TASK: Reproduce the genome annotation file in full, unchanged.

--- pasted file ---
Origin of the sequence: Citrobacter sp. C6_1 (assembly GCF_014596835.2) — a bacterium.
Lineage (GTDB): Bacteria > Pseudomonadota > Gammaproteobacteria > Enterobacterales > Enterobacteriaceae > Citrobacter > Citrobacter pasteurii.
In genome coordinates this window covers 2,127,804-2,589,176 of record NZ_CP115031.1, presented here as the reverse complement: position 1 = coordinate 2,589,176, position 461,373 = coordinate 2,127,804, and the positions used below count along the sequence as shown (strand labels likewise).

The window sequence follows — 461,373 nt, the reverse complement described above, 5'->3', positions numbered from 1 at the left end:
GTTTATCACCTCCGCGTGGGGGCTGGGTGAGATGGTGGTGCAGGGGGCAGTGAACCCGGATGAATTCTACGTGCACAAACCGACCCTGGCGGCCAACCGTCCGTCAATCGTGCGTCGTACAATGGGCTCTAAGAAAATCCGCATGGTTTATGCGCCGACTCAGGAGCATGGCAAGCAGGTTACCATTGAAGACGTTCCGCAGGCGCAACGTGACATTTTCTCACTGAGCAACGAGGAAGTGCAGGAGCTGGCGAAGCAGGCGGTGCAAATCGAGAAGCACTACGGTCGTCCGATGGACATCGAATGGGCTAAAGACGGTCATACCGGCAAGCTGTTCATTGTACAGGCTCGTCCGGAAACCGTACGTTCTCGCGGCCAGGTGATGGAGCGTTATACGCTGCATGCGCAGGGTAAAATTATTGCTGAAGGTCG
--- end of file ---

Origin of the sequence: Citrobacter sp. C6_1 (assembly GCF_014596835.2) — a bacterium.
Lineage (GTDB): Bacteria > Pseudomonadota > Gammaproteobacteria > Enterobacterales > Enterobacteriaceae > Citrobacter > Citrobacter pasteurii.
In genome coordinates this window covers 2,127,804-2,589,176 of record NZ_CP115031.1, presented here as the reverse complement: position 1 = coordinate 2,589,176, position 461,373 = coordinate 2,127,804, and the positions used below count along the sequence as shown (strand labels likewise).

The window sequence follows — 461,373 nt, the reverse complement described above, 5'->3', positions numbered from 1 at the left end:
GTTTATCACCTCCGCGTGGGGGCTGGGTGAGATGGTGGTGCAGGGGGCAGTGAACCCGGATGAATTCTACGTGCACAAACCGACCCTGGCGGCCAACCGTCCGTCAATCGTGCGTCGTACAATGGGCTCTAAGAAAATCCGCATGGTTTATGCGCCGACTCAGGAGCATGGCAAGCAGGTTACCATTGAAGACGTTCCGCAGGCGCAACGTGACATTTTCTCACTGAGCAACGAGGAAGTGCAGGAGCTGGCGAAGCAGGCGGTGCAAATCGAGAAGCACTACGGTCGTCCGATGGACATCGAATGGGCTAAAGACGGTCATACCGGCAAGCTGTTCATTGTACAGGCTCGTCCGGAAACCGTACGTTCTCGCGGCCAGGTGATGGAGCGTTATACGCTGCATGCGCAGGGTAAAATTATTGCTGAAGGTCG